Lucinda Childs's Dance, with Philip Glass and Sol LeWitt, Is Literally a Motion Picture | Arts
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Friday, February 10, 2017

Lucinda Childs's Dance, with Philip Glass and Sol LeWitt, Is Literally a Motion Picture

Posted by on Fri, Feb 10, 2017 at 4:22 PM

click to enlarge Dance - PHOTO BY SALLY COHN
  • photo by Sally Cohn
  • Dance
Lucinda Childs Dance Company: Dance
Tuesday, Feb. 7
UNC's Memorial Hall, Chapel Hill


The Glass at 80 festival (ongoing at Carolina Performing Arts through this weekend), a ten-day celebration of composer Philip Glass’s eightieth birthday, displays the composer's cross-genre influence as well as his concert music. The festival brings to light Glass’s respect for the creative interpretation of others. He has collaborated with theater artists, opera directors, and film directors. Choreographers often came with a production, but after working with Lucinda Childs on Einstein on the Beach, Glass joined her to create something directly for the dance world in 1979.

Dance, which was performed at Memorial Hall on Tuesday evening, is widely revered for breaking ground in its mixture of dance by Childs and projections by Sol LeWitt, with music by Glass. LeWitt, known for enormous wall-size paintings, spliced and stacked images of Childs’s dancers to create a literal motion picture that the dancers onstage moved with. The result is still exhilarating, the two-dimensional dancers from the past refreshed by the three-dimensional immediacy of the live ones. The black-and-white film, juxtaposed with Beverly Emmons’s often colorful lighting, creates constant contrasts.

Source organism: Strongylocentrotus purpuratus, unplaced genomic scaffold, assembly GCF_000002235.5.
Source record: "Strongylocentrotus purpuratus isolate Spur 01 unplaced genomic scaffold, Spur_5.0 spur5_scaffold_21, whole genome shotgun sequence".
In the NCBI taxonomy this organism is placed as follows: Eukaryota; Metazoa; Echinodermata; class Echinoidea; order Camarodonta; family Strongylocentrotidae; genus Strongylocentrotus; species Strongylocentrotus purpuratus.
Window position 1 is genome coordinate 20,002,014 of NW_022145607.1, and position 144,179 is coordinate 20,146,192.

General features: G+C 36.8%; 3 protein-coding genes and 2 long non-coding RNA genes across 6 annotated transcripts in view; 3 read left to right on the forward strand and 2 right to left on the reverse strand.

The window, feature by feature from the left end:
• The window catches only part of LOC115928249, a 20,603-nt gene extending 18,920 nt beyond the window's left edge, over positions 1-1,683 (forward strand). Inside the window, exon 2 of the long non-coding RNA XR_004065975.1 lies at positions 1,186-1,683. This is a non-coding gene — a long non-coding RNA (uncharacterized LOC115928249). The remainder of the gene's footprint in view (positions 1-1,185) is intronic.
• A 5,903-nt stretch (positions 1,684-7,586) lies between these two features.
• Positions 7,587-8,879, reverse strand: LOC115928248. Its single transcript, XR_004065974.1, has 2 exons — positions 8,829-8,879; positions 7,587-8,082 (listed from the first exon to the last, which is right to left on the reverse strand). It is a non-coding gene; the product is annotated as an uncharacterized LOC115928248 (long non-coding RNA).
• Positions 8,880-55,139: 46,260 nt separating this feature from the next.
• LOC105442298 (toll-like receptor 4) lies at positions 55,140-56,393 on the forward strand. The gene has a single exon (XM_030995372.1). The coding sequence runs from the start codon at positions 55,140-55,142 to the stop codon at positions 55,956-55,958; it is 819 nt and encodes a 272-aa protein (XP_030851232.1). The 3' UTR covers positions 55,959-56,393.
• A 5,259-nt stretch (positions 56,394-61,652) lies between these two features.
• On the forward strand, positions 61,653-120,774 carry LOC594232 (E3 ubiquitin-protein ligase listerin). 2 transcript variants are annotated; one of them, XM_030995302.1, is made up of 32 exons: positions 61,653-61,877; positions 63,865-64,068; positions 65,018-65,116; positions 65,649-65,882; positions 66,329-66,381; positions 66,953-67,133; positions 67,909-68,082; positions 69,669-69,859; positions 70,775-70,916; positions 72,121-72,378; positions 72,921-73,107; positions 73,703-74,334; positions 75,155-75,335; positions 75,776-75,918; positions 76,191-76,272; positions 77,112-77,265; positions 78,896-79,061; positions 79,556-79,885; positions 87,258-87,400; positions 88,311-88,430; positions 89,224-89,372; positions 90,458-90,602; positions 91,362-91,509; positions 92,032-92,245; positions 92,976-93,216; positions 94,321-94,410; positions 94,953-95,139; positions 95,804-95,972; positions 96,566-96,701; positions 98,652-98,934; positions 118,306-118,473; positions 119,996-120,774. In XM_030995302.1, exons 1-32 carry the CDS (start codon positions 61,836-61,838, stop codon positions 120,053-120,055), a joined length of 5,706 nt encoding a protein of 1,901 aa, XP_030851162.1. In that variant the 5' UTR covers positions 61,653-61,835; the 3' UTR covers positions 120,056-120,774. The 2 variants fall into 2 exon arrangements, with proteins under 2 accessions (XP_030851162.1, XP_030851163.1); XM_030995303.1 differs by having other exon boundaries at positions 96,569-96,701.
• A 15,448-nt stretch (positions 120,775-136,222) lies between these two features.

Childs is an accomplished choreographer who was recently awarded the 2017 Scripps Award from the American Dance Festival. Through her collaborations with Glass, she became a leader in abstract minimalism. In Dance, steps are repeated and backtracked, rarely shifting to new combinations. But shifts do occur, when we think we’ve settled into a routine, and it makes the evening as exciting as it must have been in 1979.

Imagine Dance being performed then, when this idiom, now the norm, was little known, and choreographers like Martha Graham and Twyla Tharp were using orchestral and musical theater as modes of experimentation. Whereas narrative and emotion is at the center of Graham and Tharp's works, Childs's dancers are almost always devoid of emotion. Though there are fleeting moments of visual irony when dancers abruptly stop or an established combination does not reappear, Childs's limited movement allows for endless possibilities in the space around her dancers, technique and form united in constant motion.

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